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78 matches found for Brook Lawn Farm Market in Extension Publications

Results 1 - 10 of 78

  1. 100% Renovation of Lawns
    Source: Department of Crop and Soil Sciences Publications

    "Lawn renovation involves restoring a deteriorated turfgrass area to an improved condition. Depending on the condition of the turf, this process can be accomplished without establishing a new lawn. Lawn renovation is time-consuming and expensive and should not be performed unless steps are taken to correct the underlying cause of turf deterioration. Included in this publication is information on problems that cause turf to deteriorate and suggested programs for revitalizing turfgrass areas."

  2. 84% Agricultural Alternatives: Feeder Lamb Production [pdf]Get Acrobat Reader
    Source: Penn State - Dairy and Animal Science Publications

    "Feeder lamb production is a livestock enterprise adaptableto small-scale and part-time farms in Pennsylvania. Feederlambs are purchased as premarket-weight lambs, fed to adesirable market weight, and then sold. When purchased,lambs can weigh as little as 35 pounds or less and as muchas 60 pounds. These lambs are usually marketed at 110pounds through local auctions, slaughterhouses, brokers,and individuals. In recent years, direct markets, nichemarkets, tel-a-auctions, and marketing cooperatives havebecome popular for selling lambs. The wool is sold throughlocal and national markets, brokers, and wool cooperatives."

  3. 83% Aeration of Turfgrass Areas
    Source: Department of Crop and Soil Sciences Publications

    "Mechanical aeration provides an excellent, and probably the only, means of correcting or alleviating soil compaction which may be quite serious on many lawn areas. Compaction occurs primarily in the surface area of the lawn. A compacted layer as thin as 1/4 to 1/2 inch can greatly impede water infiltration, nutrient penetration, and gaseous exchange between the soil and the atmosphere. Compaction of this type in the surface layer of soil can be corrected or reduced by the use of suitable aerating equipment."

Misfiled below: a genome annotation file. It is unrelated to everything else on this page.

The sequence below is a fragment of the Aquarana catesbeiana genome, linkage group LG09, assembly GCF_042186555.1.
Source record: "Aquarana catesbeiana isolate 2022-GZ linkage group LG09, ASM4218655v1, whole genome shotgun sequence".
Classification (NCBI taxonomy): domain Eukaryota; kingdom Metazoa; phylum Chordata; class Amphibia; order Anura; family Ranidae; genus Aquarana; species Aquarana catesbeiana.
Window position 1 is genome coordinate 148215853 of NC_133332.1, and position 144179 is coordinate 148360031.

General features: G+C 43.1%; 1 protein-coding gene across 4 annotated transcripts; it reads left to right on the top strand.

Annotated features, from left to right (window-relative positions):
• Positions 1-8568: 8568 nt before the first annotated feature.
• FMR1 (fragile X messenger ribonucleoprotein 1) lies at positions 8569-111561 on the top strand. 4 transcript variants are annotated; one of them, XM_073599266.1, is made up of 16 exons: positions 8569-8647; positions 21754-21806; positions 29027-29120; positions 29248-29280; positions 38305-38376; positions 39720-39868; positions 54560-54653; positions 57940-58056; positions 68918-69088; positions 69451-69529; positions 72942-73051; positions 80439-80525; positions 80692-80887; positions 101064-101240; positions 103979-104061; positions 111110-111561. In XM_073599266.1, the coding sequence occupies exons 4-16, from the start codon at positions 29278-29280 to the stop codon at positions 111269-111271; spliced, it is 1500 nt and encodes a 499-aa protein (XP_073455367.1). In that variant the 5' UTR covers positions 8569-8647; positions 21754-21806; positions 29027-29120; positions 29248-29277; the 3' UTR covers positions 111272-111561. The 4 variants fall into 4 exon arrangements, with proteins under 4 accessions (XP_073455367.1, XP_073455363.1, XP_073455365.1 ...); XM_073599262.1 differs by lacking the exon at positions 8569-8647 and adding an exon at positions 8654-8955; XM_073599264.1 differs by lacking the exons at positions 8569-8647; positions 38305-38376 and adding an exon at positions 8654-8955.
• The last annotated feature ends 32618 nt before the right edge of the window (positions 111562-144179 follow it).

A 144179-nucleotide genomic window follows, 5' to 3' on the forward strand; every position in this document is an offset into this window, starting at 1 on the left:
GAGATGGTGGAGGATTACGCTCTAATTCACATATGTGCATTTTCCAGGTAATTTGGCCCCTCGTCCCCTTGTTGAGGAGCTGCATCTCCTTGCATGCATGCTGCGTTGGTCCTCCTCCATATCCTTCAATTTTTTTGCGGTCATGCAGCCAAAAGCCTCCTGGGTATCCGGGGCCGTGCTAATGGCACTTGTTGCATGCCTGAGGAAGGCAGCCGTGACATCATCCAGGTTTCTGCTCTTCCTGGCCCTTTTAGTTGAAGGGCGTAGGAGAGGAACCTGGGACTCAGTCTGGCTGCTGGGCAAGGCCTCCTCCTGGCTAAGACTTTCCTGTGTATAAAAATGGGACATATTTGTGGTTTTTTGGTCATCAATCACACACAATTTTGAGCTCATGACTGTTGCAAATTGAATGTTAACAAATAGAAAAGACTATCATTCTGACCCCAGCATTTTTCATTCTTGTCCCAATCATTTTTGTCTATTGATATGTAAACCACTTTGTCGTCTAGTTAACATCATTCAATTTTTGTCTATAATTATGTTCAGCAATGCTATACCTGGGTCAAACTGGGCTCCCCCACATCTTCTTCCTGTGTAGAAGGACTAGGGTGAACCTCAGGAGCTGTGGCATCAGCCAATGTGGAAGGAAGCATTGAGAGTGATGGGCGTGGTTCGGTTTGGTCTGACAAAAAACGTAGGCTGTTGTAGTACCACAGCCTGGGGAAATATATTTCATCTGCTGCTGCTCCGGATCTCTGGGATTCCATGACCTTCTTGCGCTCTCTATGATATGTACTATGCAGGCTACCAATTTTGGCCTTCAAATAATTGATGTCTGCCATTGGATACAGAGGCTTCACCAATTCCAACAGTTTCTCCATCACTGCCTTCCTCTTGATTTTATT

4. 80% Agricultural Alternatives: Off-Season and Holiday Lamb Production [pdf]Get Acrobat Reader
    Source: Penn State - Dairy and Animal Science Publications

    "Of the approximately 160,000 Pennsylvania lambs marketedeach year, 30 percent are sold as off-season and holidaylambs. These lambs are marketed using both conventional(auctions, slaughterhouses, and brokers) and nonconventional(niche markets, specialty stores, and direct marketing)methods. The ideal market weight is 110 pounds for offseasonlambs and 40 to 45 pounds for holiday lambs."

  5. 63% Ag Alternatives: Rabbit Production [pdf]Get Acrobat Reader
    Source: Penn State - Dairy and Animal Science Publications

    "Rabbit farming has grown from raising a few rabbits forfamily consumption to large commercial operations withhundreds of rabbits. Approximately 200,000 producersmarket 6 to 8 million rabbits annually in the United States,where 8 to 10 million pounds of rabbit meat are consumedeach year. Laboratories use nearly 600,000 rabbits a year for medical experiments and new product testing. On theinternational market, nearly 10,000 tons of Angora wool areconsumed annually."